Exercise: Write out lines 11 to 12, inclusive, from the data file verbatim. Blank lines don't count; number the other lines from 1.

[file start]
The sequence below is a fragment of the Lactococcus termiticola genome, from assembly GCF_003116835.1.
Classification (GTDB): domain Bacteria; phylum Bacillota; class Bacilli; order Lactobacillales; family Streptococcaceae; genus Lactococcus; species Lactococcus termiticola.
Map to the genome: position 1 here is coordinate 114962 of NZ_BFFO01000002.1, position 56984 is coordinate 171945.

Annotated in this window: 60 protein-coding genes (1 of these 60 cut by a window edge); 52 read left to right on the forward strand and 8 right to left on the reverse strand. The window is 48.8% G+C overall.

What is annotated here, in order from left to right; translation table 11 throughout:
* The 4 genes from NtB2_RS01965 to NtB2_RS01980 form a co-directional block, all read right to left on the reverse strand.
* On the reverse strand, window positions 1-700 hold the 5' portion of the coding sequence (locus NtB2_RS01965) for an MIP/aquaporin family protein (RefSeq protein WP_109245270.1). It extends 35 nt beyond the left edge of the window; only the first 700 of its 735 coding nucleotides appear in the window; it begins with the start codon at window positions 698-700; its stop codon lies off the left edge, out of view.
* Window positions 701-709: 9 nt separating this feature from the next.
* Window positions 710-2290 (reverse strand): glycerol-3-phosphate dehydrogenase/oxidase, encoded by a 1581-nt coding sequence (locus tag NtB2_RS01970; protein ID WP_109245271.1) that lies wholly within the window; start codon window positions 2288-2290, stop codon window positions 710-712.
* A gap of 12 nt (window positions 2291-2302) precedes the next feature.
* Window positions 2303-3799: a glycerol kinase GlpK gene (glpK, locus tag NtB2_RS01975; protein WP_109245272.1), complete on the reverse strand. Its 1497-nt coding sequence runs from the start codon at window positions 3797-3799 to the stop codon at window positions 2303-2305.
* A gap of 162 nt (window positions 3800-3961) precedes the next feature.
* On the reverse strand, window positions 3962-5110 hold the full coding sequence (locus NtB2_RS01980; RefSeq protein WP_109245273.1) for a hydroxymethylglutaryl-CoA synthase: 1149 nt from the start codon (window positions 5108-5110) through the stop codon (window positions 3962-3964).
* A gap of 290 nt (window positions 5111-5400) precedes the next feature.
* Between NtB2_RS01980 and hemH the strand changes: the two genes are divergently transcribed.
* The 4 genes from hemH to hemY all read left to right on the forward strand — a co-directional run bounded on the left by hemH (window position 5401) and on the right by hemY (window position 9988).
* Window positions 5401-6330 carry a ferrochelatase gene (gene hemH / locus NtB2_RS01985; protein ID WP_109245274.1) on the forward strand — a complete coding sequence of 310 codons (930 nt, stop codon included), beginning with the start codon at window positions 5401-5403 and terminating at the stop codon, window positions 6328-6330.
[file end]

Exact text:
* Window positions 2303-3799: a glycerol kinase GlpK gene (glpK, locus tag NtB2_RS01975; protein WP_109245272.1), complete on the reverse strand. Its 1497-nt coding sequence runs from the start codon at window positions 3797-3799 to the stop codon at window positions 2303-2305.
* A gap of 162 nt (window positions 3800-3961) precedes the next feature.